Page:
Nov. 2: The 180-member Louisville Education Association goes on strike.
Nov. 22: The union says it will end the strike if the school board will include a no-retaliation clause in the new contract. The provision would have prevented the school board from pursuing “any pending or potential discipline of bargaining unit members for any alleged pre-strike activity.”
Nov 23: The superintendent reveals 10 teachers are under investigation for deleting thousands of files from school computers. The union contends the incident has nothing to do with its request for a no-reprisal clause. A union spokesperson states the provision is “the handshake that starts the healing process.”
Nov. 28: After the board refuses to add the provision, the union ends the strike without a contract and the teachers return to work.
Nov. 29: The 10 teachers under investigation are placed on paid leave.
Jan. 17: The board reaches a settlement with seven of the 10 teachers. One resigns, while the other six lose five days’ pay and are placed on probationary status for five years. The three remaining teachers are suspended without pay pending termination. The union issues a statement that reads, in part:
The LEA stands with all ten exemplary teachers who have been unreasonably accused of wrongdoing. In the case of these three outstanding colleagues, we will support them as they fight this wrongful termination.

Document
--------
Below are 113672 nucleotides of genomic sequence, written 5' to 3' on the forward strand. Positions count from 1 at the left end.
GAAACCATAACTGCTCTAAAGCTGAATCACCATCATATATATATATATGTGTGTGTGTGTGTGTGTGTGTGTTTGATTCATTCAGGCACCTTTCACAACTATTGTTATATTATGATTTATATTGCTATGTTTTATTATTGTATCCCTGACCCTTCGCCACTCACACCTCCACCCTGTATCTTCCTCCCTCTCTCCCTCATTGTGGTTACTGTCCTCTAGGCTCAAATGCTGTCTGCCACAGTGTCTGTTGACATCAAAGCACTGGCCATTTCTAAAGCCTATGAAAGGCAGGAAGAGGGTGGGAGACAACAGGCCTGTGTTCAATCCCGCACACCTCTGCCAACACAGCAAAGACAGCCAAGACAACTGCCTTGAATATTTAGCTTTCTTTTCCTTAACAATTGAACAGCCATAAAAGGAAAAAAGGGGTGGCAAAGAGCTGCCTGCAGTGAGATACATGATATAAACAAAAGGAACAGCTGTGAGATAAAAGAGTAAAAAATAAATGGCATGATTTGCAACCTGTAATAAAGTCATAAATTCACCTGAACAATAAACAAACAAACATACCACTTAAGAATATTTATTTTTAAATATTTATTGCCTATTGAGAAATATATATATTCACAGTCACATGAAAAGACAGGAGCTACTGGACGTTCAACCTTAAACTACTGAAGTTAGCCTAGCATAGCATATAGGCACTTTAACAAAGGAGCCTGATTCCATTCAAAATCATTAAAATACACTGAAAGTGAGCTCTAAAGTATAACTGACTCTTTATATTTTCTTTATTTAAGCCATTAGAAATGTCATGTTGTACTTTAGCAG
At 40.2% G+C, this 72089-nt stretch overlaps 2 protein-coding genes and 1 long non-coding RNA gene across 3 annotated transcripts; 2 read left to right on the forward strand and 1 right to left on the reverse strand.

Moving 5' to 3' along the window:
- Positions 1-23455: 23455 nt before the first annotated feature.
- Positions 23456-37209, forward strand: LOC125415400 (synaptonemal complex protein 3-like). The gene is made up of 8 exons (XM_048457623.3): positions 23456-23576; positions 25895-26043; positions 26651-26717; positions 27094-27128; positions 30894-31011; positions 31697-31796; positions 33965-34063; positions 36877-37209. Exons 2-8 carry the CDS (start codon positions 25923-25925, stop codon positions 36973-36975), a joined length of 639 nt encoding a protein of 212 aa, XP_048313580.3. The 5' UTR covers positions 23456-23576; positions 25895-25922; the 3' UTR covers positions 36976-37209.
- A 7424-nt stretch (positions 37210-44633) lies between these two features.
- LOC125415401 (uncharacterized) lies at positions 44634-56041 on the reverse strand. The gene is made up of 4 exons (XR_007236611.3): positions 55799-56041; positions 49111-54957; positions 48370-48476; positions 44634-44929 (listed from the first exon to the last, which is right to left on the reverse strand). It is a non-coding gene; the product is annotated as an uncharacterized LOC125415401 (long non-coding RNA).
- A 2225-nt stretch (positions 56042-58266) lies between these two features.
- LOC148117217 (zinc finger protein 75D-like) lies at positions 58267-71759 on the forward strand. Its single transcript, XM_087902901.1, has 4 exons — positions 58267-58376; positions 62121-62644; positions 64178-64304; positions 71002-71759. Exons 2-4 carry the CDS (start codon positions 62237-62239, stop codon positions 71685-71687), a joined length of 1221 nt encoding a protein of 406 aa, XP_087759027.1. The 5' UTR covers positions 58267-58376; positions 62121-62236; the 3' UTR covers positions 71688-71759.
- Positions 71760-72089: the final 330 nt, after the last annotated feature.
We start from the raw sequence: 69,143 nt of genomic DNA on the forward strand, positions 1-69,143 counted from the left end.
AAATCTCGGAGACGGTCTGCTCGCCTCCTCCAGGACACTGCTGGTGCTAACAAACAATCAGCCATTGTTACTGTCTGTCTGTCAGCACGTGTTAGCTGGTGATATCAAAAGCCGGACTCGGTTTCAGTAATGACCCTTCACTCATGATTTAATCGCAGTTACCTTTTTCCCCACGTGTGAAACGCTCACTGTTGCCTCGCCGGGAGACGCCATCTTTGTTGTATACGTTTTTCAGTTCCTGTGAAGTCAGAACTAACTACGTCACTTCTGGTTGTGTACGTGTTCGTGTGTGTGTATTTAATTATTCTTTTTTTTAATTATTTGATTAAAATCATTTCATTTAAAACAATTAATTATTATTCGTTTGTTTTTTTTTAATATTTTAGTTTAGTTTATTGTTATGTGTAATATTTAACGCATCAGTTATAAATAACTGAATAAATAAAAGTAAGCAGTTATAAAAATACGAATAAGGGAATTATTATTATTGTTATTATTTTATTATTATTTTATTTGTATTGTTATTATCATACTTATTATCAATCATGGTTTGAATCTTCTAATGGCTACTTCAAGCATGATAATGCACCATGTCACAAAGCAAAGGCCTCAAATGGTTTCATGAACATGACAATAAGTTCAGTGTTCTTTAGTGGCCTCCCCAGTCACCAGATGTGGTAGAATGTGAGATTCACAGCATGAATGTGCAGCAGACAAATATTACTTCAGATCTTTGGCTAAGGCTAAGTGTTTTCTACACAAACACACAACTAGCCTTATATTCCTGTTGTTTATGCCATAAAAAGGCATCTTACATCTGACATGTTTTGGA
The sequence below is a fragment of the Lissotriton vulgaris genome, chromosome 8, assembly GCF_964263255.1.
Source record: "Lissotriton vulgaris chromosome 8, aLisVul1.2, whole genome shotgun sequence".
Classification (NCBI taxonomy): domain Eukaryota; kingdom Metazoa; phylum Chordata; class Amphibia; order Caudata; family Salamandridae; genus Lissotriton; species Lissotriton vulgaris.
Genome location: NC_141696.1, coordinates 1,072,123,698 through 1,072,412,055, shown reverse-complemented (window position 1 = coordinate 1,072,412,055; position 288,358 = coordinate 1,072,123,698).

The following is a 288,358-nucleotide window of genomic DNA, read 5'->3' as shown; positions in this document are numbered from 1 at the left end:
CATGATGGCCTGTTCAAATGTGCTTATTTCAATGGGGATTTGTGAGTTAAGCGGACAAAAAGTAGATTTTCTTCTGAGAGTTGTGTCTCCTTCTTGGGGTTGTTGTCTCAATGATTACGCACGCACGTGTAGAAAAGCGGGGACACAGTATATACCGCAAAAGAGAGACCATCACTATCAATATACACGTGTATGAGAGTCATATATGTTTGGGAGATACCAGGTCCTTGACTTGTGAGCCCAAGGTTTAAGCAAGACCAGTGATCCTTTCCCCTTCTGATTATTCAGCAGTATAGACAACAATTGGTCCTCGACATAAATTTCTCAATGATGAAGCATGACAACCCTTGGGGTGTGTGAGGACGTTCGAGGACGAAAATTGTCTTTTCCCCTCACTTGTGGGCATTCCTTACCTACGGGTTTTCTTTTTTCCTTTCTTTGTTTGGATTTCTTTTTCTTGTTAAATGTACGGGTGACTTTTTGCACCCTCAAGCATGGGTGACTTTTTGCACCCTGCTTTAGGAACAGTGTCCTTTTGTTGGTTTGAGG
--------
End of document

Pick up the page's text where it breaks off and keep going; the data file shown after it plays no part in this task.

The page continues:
June 20: Two of three suspended teachers drop their appeal and resign. They were allowed to use accumulated sick leave to cover the period they were suspended and were paid about $30,000 each.
Sept. 22: The final teacher, Shawn Arbogast, resigns and accepts an agreement similar to that of his suspended colleagues. A second settlement was reached between the board and the Ohio Education Association, representing its UniServ director for the region, Allison Hoffa.
The state union agreed to pay the board $75,000. This would be very curious, if the Canton Repository hadn’t discovered the reason through a public records request.
The newspaper reported that an October 5 message – four weeks before the strike – posted by Arbogast on the Louisville Education Association’s private Facebook page gave detailed instructions on how teachers could permanently delete files from their school computers. The Repository recounted what happened next: